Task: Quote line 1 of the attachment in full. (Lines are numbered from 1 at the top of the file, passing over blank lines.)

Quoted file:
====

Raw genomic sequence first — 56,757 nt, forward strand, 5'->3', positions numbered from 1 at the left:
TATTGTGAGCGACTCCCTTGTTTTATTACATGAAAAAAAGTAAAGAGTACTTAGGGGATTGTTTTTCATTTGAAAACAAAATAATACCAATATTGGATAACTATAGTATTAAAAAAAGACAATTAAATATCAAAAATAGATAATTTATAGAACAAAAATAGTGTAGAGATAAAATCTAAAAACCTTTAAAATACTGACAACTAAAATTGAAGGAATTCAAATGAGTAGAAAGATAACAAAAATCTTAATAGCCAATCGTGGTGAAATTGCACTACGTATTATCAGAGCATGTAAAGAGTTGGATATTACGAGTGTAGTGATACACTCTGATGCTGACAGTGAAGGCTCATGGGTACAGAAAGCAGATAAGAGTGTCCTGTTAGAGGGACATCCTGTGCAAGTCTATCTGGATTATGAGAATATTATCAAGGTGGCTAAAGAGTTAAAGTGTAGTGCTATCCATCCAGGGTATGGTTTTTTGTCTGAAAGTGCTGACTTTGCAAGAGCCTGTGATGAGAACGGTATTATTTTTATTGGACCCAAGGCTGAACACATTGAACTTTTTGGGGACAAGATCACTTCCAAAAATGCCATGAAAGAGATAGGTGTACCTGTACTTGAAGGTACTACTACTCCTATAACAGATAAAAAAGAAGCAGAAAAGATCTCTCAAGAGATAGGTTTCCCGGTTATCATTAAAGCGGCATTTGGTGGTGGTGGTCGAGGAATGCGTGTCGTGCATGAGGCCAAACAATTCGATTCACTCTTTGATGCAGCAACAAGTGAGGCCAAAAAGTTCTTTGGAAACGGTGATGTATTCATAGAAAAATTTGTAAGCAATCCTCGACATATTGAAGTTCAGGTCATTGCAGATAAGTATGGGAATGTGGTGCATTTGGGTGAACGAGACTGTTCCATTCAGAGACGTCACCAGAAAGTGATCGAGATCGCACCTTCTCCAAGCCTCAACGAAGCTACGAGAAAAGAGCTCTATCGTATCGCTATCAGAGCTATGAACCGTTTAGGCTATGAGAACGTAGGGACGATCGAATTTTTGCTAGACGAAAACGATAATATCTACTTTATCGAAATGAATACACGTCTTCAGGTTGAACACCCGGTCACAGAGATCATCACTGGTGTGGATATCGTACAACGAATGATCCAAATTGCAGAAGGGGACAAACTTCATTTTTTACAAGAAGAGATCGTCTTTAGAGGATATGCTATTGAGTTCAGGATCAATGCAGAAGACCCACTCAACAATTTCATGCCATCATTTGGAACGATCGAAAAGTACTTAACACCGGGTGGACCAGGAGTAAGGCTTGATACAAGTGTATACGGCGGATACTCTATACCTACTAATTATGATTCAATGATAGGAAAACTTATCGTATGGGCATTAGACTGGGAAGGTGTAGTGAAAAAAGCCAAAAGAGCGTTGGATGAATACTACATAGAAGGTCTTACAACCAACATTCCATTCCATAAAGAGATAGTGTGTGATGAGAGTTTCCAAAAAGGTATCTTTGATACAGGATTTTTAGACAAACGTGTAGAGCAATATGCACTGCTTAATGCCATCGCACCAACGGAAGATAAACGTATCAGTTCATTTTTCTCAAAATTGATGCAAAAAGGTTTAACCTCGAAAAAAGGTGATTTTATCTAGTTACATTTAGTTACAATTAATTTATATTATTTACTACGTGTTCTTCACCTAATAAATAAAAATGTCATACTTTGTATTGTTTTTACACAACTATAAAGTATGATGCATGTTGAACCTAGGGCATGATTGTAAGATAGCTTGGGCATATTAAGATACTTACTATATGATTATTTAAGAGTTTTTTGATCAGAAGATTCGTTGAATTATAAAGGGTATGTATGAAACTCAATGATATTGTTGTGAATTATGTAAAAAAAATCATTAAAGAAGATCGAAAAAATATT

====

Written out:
Raw genomic sequence first — 56,757 nt, forward strand, 5'->3', positions numbered from 1 at the left: